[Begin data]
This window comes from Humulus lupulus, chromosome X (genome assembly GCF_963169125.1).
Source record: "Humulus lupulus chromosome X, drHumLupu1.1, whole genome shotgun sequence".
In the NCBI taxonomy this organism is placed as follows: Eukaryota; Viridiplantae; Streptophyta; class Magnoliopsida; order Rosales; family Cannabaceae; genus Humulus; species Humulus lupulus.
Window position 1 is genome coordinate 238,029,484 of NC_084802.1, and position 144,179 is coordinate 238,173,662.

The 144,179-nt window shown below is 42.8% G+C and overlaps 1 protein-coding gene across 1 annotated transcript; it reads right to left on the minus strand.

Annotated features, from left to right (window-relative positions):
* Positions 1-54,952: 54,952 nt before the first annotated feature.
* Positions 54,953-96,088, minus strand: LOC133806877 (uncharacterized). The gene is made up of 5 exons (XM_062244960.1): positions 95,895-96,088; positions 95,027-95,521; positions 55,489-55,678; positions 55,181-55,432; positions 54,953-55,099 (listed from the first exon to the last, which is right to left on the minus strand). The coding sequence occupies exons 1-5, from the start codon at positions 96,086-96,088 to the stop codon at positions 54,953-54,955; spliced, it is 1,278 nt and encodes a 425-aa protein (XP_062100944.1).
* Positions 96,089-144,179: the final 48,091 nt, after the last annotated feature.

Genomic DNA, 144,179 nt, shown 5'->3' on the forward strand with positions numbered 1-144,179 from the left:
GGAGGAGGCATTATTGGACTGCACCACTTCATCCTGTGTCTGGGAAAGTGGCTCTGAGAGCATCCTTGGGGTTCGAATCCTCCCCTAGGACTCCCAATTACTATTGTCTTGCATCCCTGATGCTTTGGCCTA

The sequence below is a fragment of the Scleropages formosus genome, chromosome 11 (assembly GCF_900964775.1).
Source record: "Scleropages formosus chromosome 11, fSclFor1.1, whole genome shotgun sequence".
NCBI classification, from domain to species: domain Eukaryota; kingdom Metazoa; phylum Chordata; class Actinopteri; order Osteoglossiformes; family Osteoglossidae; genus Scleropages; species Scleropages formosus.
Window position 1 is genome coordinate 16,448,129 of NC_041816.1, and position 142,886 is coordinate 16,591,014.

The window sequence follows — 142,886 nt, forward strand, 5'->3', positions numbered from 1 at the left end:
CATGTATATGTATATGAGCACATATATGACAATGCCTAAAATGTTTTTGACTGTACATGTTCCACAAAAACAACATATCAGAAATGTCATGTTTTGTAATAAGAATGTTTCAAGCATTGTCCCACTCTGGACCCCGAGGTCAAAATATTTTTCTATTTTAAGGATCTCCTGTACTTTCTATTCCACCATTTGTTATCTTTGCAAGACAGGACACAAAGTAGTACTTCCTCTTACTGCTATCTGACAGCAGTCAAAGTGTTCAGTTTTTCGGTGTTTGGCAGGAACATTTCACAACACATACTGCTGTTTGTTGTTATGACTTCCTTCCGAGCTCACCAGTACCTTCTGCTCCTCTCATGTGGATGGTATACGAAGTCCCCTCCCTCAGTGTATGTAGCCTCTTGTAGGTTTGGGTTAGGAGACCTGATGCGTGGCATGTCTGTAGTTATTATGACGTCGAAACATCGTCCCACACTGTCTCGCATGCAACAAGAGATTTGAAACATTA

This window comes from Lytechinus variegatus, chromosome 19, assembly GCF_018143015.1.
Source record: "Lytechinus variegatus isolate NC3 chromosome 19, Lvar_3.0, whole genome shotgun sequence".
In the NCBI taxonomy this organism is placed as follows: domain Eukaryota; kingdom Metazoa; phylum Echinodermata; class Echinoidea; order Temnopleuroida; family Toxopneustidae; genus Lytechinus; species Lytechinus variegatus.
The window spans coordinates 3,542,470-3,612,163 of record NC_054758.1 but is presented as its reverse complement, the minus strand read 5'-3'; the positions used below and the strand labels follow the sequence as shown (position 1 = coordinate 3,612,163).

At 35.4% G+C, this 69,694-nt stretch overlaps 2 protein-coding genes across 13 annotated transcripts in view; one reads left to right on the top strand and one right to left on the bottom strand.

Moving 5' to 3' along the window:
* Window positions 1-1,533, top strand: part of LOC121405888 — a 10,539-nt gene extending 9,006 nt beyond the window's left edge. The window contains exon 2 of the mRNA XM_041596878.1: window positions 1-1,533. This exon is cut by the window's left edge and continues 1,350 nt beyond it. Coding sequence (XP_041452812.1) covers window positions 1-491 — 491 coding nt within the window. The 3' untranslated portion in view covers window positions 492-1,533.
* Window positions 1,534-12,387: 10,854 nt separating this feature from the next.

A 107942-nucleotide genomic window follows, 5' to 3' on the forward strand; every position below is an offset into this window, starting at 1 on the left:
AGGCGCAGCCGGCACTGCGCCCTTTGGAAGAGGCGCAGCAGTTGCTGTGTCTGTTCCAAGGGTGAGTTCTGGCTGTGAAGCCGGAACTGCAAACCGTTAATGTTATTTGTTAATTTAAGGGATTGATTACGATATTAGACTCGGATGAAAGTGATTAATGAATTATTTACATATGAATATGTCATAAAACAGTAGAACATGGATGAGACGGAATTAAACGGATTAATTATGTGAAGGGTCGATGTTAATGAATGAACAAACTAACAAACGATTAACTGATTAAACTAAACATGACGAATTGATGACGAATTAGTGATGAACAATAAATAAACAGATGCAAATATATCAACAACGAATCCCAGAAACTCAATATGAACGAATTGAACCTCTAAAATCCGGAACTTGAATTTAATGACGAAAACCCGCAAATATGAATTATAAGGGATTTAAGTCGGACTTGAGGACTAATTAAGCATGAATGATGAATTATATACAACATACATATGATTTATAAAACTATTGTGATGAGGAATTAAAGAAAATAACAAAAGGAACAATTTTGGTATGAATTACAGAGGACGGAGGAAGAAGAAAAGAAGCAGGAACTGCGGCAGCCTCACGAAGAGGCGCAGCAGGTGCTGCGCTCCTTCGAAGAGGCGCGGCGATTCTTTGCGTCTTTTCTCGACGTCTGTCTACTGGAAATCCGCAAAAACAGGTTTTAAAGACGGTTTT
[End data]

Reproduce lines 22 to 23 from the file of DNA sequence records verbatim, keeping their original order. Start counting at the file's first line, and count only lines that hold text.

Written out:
At 35.4% G+C, this 69,694-nt stretch overlaps 2 protein-coding genes across 13 annotated transcripts in view; one reads left to right on the top strand and one right to left on the bottom strand.

Moving 5' to 3' along the window: